As my husband and I are planning our first trip to Europe, we are a little nervous about getting around in Prague (especially since we don't speak Czech). Does anyone have any good advice about getting to know the system? When we travel in the U.S., we usually rely on our phones to navigate public transportation - but since we probably won't have much access to data in Prague, that doesn't seem to be an option. Any tips or resources would be greatly appreciated!
You pickup a map of the mass transit system and follow it. We've never had any troubles anywhere following maps of the trams/buses/subways.
The following website will link you to maps of Prague: http://www.pragueexperience.com/travel_flights/public_transport.asp
You said previously you want to get lost in Prague. Use the public transport in Prague. Nothing worse (if you wear moneybelt) than getting lost can happen. The website which will help you to get from one location to the other:
<http://jizdnirady.idnes.cz/pid/spojeni It has also English version - low and right on the page click on English. Center of Prague is served by Metro and trams. Further to the outskirts are buses and trolleybuses.
All young people should know at least some English. It is a mandatory language at school now.
Order the Borch map of Prague. You can get it on Amazon, Barnes and Noble, etc. It's laminated, amazing detail, with the center on an expanded map. It shows all the Metro stations and their routes, and also the tram lines and stops at publication.
At every tram stop there are placards showing the times and stops for the entire route of each tram that stops there. While it may be in Czech, it is easy to decipher with your map. The good thing about these is that reroutes due to construction are posted there, and with the map you can figure them out.
Borch makes excellent maps like these for all the major European cities.
If you know the stop you are starting from and the stop you are headed to, I suggest using dpp.cz. There is a British flag in the top right that will switch the site to English. You would definitely need internet for this though. I like the site because it gives you the best possible route wherever you are going and lists metro, trams and buses.
If you are coming in summertime, there is a chance tram lines will be re-routed (although main tourist lines rarely change) so dpp.cz will give you the most up to date info.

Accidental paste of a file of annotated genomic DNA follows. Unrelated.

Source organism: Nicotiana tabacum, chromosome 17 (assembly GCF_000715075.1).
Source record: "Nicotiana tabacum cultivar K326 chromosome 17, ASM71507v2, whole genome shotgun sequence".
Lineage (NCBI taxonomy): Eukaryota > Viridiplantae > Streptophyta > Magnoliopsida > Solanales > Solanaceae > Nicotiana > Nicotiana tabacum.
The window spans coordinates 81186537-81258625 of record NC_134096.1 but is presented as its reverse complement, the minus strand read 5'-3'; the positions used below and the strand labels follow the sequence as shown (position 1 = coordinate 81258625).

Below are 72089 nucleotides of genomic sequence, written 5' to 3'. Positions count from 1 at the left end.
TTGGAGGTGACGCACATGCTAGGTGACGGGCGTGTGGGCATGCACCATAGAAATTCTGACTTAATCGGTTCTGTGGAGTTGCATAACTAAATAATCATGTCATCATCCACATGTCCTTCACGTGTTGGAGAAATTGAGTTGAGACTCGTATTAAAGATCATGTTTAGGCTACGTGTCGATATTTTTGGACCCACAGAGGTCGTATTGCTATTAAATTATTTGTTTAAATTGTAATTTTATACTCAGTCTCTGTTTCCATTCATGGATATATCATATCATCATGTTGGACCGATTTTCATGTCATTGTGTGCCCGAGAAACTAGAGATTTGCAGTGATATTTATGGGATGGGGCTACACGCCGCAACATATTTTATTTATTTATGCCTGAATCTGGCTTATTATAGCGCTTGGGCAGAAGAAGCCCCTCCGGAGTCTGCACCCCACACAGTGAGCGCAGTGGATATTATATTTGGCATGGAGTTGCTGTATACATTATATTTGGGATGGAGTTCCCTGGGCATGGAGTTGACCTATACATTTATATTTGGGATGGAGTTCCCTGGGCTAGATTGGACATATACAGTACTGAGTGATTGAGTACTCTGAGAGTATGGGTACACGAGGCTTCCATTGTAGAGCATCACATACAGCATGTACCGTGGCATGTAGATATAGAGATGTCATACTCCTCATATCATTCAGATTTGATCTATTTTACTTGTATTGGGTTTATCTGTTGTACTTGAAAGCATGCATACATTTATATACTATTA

I have an article about decoding tram signs that I received when I first moved here. The only problem is that it is in a magazine. If you'd like it, contact me and I'll send you a PDF. It made my life much easier!
Jennifer is right to caution you about trams being re-routed in spring and summer (maintenance of tracks when it's not snowing or freezing!) At the tram stop, schedules for each tram are posted in different colors. White is the regular schedule while yellow indicates detours. Lately green also indicates detours or changes. There will usually be a thoroughly confusing diagram at the stop, in Czech only, explaining the changes and their duration. Not fun.
The best way around this is to use the Internet. If you bring a small laptop you can use dpp.cz (clicking on the British flag to get English) to see posted changes and to research your tram line and timetable. To find out which trams go to your destination, use Google Maps and click on the "transit" feature. Tram, Metro, and bus icons will appear near your destination. Click those to see what trams or buses go there. Then go to dpp.cz's journey planner and enter your tram stop and the destination tram stop to see all the various ways you can get there and how long they take.
The Metro has only 3 lines, and maps of these are clearly posted. If you know your station and the color/letter of the line, it's hard to get lost. Unless you are staying far from the historical center, you will not likely need a bus.
A paper map of the historical center with the names of all the tram stops is handy.
Also note that the pre-recorded announcements of tram/ bus stops are only in Czech. Some modern trams also have electronic display signs with the sequence of stops. Old trams do not. To listen to the tram announcement in Czech, remember that the current stop is named first, followed by the name of the next stop (příští zastávka) beyond that. If you have the name of your tram stop written down, you can match it to what is posted in the time tables at the stop as well as ask for help while on the tram from someone who doesn't look like a tourist.
See dpp.cz for info about tickets of various sorts, where to buy them, how to stamp them, etc.
It may look daunting at first, but after a couple of tries you'll be an old hand.